President Barack Obama will visit the University of Chicago on Thursday to promote Merrick Garland, the Illinois native nominated to replace Antonin Scalia on the U.S. Supreme Court.
Garland faces a steep climb to the nation’s high court, as most Senate Republicans have said they oppose holding confirmation hearings and would rather wait to fill the court’s vacancy after a new president is sworn in.
U.S. Sen. Dick Durbin (D-Ill.) met with Garland on Wednesday and said it was “fundamentally unfair” to deny Garland a hearing before the Senate Judiciary Committee.
“I’ll do everything in my power to urge my colleagues to step forward and break ranks with [Senate Majority Leader Mitch McConnell] and stand by the Constitution,” Durbin said.
So far, only two Republican senators have sided with Democrats and called for confirmation hearings. They are Sens. Mark Kirk (R-Ill.) and Susan Collins (R-Maine).
In total, 17 Senate Republicans have said they would meet with Garland, but that does not mean they will necessarily break ranks. Garland sat down with Sen. John Boozman (R-Ark.) on Tuesday but Boozman said he still preferred holding off hearings.
Much has been said about the political battle over Garland’s appointment and how it could dramatically alter the makeup of the U.S. Supreme Court, but what kind of person is Garland?
Justin Driver, a constitutional law professor at the University of Chicago Law School, served as a law clerk to Garland in the U.S. Court of Appeals for the District of Columbia Circuit from 2005 to 2006. Driver also formerly worked for Justices Stephen Breyer and Sandra Day O’Connor before she left the court in 2006.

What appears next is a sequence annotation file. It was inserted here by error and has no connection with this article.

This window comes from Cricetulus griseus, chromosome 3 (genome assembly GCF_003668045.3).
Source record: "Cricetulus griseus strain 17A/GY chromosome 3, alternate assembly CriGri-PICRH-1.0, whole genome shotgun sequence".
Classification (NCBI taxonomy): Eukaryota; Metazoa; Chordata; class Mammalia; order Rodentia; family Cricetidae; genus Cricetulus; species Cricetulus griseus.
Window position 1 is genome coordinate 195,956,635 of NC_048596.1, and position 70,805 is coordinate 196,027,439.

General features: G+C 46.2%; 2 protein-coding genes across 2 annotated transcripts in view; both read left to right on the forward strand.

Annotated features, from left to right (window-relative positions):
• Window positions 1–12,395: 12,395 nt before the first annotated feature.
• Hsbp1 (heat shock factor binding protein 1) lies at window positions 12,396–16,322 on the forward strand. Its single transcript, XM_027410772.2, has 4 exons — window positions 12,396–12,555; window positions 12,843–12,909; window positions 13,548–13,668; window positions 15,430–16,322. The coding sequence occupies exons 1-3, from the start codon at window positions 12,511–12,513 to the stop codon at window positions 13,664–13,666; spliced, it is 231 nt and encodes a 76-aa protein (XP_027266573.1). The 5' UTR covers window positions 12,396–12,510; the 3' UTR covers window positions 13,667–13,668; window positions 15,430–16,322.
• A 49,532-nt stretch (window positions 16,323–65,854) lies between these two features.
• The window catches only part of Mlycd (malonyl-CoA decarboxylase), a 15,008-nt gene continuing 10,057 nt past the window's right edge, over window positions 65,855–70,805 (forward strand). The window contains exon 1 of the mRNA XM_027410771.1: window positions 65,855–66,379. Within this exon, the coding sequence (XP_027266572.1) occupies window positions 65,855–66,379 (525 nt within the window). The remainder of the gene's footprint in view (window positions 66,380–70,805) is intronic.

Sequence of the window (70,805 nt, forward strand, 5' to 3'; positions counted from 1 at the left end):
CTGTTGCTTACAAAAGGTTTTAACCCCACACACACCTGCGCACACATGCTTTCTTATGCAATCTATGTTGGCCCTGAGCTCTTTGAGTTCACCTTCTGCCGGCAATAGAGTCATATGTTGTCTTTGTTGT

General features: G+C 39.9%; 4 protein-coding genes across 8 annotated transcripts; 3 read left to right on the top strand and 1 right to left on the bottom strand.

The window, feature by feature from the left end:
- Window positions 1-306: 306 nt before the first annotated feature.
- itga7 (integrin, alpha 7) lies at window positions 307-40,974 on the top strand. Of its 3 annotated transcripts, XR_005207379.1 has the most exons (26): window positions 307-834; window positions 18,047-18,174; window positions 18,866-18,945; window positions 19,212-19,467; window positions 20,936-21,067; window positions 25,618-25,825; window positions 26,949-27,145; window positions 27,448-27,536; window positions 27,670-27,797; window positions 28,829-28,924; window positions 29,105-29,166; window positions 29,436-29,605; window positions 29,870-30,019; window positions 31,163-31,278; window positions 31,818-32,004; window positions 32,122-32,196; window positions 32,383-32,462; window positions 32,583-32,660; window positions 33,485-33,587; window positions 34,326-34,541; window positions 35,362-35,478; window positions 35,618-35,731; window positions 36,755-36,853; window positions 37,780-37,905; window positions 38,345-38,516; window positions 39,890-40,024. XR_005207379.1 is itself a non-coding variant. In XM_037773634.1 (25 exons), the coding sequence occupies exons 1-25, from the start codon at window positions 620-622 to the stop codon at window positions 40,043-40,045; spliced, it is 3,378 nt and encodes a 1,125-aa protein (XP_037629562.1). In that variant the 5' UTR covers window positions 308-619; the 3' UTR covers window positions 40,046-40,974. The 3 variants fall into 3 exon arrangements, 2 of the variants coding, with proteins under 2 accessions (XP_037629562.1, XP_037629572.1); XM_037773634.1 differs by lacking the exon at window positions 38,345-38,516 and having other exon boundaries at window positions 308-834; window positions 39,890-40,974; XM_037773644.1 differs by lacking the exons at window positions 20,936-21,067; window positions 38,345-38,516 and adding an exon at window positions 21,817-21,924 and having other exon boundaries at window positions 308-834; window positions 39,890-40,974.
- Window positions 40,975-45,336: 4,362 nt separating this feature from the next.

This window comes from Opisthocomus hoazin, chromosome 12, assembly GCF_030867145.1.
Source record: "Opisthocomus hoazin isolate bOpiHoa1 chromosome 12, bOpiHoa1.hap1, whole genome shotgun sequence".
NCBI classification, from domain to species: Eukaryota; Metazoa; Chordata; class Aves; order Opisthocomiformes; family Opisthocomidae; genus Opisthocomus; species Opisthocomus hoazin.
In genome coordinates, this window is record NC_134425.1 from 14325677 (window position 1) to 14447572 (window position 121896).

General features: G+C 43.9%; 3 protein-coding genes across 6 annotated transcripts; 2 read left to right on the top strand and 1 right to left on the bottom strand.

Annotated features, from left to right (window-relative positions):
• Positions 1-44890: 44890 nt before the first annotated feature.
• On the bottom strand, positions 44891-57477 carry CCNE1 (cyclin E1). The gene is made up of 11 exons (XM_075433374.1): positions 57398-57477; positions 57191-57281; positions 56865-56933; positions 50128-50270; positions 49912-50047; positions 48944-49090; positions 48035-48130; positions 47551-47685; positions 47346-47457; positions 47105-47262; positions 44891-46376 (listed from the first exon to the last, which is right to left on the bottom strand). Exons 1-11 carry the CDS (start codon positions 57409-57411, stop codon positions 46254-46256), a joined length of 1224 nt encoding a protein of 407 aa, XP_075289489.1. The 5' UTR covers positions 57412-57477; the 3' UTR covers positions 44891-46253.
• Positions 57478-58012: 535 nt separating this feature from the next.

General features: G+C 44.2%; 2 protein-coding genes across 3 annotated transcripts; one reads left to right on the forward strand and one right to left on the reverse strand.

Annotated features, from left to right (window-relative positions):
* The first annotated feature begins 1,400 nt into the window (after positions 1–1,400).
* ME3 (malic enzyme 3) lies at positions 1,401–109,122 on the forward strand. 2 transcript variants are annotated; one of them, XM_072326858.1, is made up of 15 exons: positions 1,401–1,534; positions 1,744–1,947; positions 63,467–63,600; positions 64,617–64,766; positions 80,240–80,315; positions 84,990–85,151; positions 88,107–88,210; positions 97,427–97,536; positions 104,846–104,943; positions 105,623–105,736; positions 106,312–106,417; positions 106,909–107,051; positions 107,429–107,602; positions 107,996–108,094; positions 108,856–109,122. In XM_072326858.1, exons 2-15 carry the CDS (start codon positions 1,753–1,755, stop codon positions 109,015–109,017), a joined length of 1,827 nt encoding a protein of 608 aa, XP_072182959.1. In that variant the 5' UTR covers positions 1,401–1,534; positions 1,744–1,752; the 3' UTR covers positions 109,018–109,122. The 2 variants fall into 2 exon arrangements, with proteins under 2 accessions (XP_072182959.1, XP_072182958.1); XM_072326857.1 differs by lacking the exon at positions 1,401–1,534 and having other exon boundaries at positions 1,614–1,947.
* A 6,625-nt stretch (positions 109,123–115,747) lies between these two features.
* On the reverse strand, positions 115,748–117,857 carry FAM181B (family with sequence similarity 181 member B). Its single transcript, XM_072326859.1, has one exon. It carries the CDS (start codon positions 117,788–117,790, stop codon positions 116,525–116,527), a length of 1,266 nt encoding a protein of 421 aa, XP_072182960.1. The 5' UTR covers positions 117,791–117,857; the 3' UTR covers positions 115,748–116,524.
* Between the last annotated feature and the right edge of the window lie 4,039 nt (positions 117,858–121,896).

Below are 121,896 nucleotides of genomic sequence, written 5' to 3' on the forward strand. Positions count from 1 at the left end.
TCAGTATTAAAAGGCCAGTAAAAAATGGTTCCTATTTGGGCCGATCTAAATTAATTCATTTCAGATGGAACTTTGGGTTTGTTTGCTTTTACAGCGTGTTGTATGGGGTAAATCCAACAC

“I would describe [Garland] as being meticulous in his approach to the law, and I would also describe him as being measured,” Driver said. “He is not interested, at least in my experience with him, in writing opinions that offer some sort of grand, sweeping decisions that re-envision entire bodies of law.
“He’s very analytical in his ability to cut right to the heart of the matter, without being rude or dismissive,” Driver said.
Throughout Garland’s career, the judge has had nearly 70 clerks work with him. Driver said that is due in part to Garland’s willingness to teach and mentor his clerks.
“One of the reasons that he has such a strong reputation is because he writes his own opinions,” Driver said. “He re-envisions the material from the ground up, working very closely with the clerk all the way. Before the material goes out into the world, he has two law clerks literally standing by his side as he reads every word aloud and is open to last-minute modifications.”
“He believes every little thing really does matter,” Driver said.
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